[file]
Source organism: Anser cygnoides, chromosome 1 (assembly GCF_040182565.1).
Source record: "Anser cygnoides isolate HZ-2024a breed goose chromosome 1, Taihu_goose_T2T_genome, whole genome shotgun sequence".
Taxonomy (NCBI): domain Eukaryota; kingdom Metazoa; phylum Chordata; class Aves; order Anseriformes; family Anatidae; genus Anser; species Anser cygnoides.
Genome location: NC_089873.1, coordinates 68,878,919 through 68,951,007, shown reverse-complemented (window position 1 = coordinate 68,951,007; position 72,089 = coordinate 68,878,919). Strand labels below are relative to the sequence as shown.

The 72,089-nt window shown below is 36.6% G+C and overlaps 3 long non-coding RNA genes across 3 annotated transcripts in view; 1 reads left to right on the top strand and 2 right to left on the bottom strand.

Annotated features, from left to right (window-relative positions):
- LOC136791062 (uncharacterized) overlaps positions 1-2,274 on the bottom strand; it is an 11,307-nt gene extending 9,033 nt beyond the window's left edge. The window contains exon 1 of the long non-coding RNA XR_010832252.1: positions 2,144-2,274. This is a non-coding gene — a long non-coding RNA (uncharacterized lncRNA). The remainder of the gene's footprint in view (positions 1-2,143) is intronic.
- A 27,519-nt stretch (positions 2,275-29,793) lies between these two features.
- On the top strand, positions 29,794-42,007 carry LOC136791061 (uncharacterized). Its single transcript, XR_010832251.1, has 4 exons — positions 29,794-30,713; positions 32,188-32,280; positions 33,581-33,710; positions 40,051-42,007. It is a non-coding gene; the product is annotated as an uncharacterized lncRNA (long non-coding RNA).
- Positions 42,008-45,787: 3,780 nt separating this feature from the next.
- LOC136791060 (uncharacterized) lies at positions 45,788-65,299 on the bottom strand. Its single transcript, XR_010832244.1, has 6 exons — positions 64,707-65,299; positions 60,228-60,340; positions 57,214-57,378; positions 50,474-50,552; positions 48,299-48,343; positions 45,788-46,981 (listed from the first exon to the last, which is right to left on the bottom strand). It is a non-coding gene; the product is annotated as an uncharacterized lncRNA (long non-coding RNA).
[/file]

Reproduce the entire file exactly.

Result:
Source organism: Anser cygnoides, chromosome 1 (assembly GCF_040182565.1).
Source record: "Anser cygnoides isolate HZ-2024a breed goose chromosome 1, Taihu_goose_T2T_genome, whole genome shotgun sequence".
Taxonomy (NCBI): domain Eukaryota; kingdom Metazoa; phylum Chordata; class Aves; order Anseriformes; family Anatidae; genus Anser; species Anser cygnoides.
Genome location: NC_089873.1, coordinates 68,878,919 through 68,951,007, shown reverse-complemented (window position 1 = coordinate 68,951,007; position 72,089 = coordinate 68,878,919). Strand labels below are relative to the sequence as shown.

The 72,089-nt window shown below is 36.6% G+C and overlaps 3 long non-coding RNA genes across 3 annotated transcripts in view; 1 reads left to right on the top strand and 2 right to left on the bottom strand.

Annotated features, from left to right (window-relative positions):
- LOC136791062 (uncharacterized) overlaps positions 1-2,274 on the bottom strand; it is an 11,307-nt gene extending 9,033 nt beyond the window's left edge. The window contains exon 1 of the long non-coding RNA XR_010832252.1: positions 2,144-2,274. This is a non-coding gene — a long non-coding RNA (uncharacterized lncRNA). The remainder of the gene's footprint in view (positions 1-2,143) is intronic.
- A 27,519-nt stretch (positions 2,275-29,793) lies between these two features.
- On the top strand, positions 29,794-42,007 carry LOC136791061 (uncharacterized). Its single transcript, XR_010832251.1, has 4 exons — positions 29,794-30,713; positions 32,188-32,280; positions 33,581-33,710; positions 40,051-42,007. It is a non-coding gene; the product is annotated as an uncharacterized lncRNA (long non-coding RNA).
- Positions 42,008-45,787: 3,780 nt separating this feature from the next.
- LOC136791060 (uncharacterized) lies at positions 45,788-65,299 on the bottom strand. Its single transcript, XR_010832244.1, has 6 exons — positions 64,707-65,299; positions 60,228-60,340; positions 57,214-57,378; positions 50,474-50,552; positions 48,299-48,343; positions 45,788-46,981 (listed from the first exon to the last, which is right to left on the bottom strand). It is a non-coding gene; the product is annotated as an uncharacterized lncRNA (long non-coding RNA).